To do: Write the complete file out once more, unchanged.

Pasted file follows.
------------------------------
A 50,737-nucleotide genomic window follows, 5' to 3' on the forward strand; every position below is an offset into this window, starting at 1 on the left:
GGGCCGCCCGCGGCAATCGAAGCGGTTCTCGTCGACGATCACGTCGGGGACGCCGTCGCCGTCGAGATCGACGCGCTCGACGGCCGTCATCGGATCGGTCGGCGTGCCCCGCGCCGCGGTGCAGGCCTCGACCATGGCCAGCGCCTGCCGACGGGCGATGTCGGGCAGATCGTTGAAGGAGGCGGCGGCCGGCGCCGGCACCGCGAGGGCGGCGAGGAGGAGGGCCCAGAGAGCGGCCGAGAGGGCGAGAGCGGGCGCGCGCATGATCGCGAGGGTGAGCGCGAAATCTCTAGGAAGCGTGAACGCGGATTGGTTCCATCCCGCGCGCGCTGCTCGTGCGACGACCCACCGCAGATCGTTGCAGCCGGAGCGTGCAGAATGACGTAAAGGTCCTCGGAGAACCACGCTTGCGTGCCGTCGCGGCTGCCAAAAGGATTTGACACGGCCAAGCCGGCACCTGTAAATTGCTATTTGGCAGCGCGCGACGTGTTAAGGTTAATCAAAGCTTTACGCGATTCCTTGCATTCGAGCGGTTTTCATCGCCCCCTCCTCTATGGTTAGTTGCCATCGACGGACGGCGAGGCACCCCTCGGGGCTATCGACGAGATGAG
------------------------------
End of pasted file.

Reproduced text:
A 50,737-nucleotide genomic window follows, 5' to 3' on the forward strand; every position below is an offset into this window, starting at 1 on the left:
GGGCCGCCCGCGGCAATCGAAGCGGTTCTCGTCGACGATCACGTCGGGGACGCCGTCGCCGTCGAGATCGACGCGCTCGACGGCCGTCATCGGATCGGTCGGCGTGCCCCGCGCCGCGGTGCAGGCCTCGACCATGGCCAGCGCCTGCCGACGGGCGATGTCGGGCAGATCGTTGAAGGAGGCGGCGGCCGGCGCCGGCACCGCGAGGGCGGCGAGGAGGAGGGCCCAGAGAGCGGCCGAGAGGGCGAGAGCGGGCGCGCGCATGATCGCGAGGGTGAGCGCGAAATCTCTAGGAAGCGTGAACGCGGATTGGTTCCATCCCGCGCGCGCTGCTCGTGCGACGACCCACCGCAGATCGTTGCAGCCGGAGCGTGCAGAATGACGTAAAGGTCCTCGGAGAACCACGCTTGCGTGCCGTCGCGGCTGCCAAAAGGATTTGACACGGCCAAGCCGGCACCTGTAAATTGCTATTTGGCAGCGCGCGACGTGTTAAGGTTAATCAAAGCTTTACGCGATTCCTTGCATTCGAGCGGTTTTCATCGCCCCCTCCTCTATGGTTAGTTGCCATCGACGGACGGCGAGGCACCCCTCGGGGCTATCGACGAGATGAG